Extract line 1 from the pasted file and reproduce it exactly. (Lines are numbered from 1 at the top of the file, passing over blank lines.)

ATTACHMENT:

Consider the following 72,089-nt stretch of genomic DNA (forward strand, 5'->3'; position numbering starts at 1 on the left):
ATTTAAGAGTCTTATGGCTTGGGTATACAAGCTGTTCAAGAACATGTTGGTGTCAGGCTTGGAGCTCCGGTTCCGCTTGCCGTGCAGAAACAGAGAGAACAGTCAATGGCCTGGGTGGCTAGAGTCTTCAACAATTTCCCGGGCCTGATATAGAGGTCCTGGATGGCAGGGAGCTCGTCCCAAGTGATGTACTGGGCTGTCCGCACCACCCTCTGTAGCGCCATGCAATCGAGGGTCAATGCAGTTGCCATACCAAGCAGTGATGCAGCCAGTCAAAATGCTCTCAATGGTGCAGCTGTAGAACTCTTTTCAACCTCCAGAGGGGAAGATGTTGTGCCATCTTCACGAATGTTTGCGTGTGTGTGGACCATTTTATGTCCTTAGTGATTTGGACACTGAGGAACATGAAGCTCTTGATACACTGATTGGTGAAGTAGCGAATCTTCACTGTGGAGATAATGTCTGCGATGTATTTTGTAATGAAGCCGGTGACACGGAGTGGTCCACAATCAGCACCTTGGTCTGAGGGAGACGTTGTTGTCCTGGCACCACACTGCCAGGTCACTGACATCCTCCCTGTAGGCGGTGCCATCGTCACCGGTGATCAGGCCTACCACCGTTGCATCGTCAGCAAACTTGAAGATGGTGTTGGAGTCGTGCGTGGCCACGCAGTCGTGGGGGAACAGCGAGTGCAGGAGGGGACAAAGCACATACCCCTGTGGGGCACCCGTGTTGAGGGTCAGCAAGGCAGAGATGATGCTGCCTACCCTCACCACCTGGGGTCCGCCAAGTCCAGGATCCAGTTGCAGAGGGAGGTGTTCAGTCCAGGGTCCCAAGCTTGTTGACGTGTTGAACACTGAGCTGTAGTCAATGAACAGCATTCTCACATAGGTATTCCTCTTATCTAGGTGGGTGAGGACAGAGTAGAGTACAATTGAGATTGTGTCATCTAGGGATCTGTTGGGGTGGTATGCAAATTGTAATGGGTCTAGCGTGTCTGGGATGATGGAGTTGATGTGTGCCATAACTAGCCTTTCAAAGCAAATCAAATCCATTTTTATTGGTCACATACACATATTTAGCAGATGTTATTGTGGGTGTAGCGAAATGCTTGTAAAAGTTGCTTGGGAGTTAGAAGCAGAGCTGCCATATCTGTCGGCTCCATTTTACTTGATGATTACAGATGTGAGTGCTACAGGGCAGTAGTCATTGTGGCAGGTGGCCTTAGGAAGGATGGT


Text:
Consider the following 72,089-nt stretch of genomic DNA (forward strand, 5'->3'; position numbering starts at 1 on the left):